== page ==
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Medical Reimbursement Plan Options

Medical reimbursement plan options includes a variety of affordable health coverage options for 2 man employer groups up to 50 full time equivalent employees. It depends on how your company is structured and how many employees you currently have, the video below will help you to determine what plan option best suits your situation and how you can begin lowering cost with greater tax advantages and benefit options.

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A Premium-Only Plan lets employees purchase their own individual insurance with pre-tax dollars, potentially saving employees thousands annually in taxes and premiums combined.

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A Flexible Spending Account (FSA) is a cafeteria plan under Section 125 of the tax code and allows for benefits to be paid with pre-tax dollars which results in tax savings to both the employee and the employer. The average working employee in America spends thousands of dollars annually on certain types of medical benefits, daycare expenses and transportation services. By participating in an FSA, an employee’s taxable income is reduced, which increases the percentage of pay they take home and allows them to pay for these benefits and services with the pre-taxed dollars, in essence giving them a discount on these services.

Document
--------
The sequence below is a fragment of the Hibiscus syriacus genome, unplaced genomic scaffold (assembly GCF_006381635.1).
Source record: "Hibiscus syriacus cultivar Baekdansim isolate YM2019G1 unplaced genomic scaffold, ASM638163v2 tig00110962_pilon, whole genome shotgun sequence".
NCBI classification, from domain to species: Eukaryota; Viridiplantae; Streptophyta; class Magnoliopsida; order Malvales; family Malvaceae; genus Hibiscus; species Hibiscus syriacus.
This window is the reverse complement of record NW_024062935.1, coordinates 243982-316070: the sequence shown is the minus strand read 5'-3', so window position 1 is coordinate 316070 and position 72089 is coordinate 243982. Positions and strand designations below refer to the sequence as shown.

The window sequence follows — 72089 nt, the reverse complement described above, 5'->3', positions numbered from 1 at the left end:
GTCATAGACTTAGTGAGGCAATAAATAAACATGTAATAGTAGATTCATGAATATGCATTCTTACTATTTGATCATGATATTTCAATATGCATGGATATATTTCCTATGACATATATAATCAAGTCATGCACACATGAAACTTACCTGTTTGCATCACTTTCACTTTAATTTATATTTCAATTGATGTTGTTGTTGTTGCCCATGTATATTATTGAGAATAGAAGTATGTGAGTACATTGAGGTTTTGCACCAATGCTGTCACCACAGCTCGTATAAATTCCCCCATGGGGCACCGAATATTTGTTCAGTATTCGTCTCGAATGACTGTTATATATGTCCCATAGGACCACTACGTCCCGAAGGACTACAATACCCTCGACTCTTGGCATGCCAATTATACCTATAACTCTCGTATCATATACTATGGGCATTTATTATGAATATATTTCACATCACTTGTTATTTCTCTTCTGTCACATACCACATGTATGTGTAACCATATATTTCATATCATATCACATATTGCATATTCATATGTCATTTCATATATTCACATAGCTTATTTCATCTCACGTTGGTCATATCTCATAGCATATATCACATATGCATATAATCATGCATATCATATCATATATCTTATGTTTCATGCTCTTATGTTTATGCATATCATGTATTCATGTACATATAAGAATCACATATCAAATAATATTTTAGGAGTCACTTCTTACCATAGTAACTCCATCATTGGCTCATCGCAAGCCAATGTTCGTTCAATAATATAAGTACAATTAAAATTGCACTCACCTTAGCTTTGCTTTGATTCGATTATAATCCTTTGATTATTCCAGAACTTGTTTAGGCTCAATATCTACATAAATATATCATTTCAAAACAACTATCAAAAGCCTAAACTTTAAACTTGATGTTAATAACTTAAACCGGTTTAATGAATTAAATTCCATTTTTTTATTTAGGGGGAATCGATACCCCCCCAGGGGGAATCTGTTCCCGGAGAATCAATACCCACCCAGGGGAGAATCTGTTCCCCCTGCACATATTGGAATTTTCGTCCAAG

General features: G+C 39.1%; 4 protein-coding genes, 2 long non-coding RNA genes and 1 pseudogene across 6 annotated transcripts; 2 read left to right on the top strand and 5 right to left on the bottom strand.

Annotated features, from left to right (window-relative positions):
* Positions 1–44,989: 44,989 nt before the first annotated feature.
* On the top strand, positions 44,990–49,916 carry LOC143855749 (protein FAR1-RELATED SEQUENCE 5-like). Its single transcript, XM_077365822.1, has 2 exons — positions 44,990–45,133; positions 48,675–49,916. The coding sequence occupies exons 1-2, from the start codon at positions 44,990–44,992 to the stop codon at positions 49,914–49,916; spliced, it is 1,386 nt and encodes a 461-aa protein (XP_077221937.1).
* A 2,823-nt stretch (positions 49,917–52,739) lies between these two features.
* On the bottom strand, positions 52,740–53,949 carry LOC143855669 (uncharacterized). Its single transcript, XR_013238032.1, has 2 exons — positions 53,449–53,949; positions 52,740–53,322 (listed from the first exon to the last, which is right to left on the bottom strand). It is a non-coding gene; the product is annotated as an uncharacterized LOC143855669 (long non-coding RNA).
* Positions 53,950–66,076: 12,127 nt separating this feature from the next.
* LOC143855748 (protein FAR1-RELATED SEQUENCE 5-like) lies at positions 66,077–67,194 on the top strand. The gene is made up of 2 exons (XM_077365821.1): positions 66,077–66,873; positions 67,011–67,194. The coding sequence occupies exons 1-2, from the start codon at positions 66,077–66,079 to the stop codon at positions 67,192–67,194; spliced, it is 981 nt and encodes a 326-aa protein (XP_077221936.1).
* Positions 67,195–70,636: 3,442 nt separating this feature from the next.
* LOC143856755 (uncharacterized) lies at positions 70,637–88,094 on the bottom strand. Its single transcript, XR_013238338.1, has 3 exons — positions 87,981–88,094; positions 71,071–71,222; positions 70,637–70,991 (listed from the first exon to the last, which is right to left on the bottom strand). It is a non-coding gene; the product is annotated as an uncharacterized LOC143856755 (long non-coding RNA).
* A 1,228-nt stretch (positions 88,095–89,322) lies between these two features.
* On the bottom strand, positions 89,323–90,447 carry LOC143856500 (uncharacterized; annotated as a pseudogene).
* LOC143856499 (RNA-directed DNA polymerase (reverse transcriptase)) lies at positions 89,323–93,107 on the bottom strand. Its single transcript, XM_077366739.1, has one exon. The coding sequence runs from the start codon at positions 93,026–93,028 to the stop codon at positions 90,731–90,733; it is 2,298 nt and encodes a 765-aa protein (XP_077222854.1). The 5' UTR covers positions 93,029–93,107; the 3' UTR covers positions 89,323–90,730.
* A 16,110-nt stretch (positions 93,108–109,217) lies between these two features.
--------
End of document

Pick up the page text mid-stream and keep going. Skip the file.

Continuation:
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Along with Health Insurance, Life Insurance is considered to be a key part of the benefit package for employees. Besides being a valuable tool in attracting top talent, employees are happier and more productive feeling secure that their loved ones will be taken care of in the event of illness or an untimely death. Whether an employer paid or voluntary benefit, a good life insurance policy provides for an employee’s final expenses, taxes, mortgage and even their children’s education as well as offering additional added benefits. We can help employers protect their employees and their employees’ families with a variety of different life insurance products.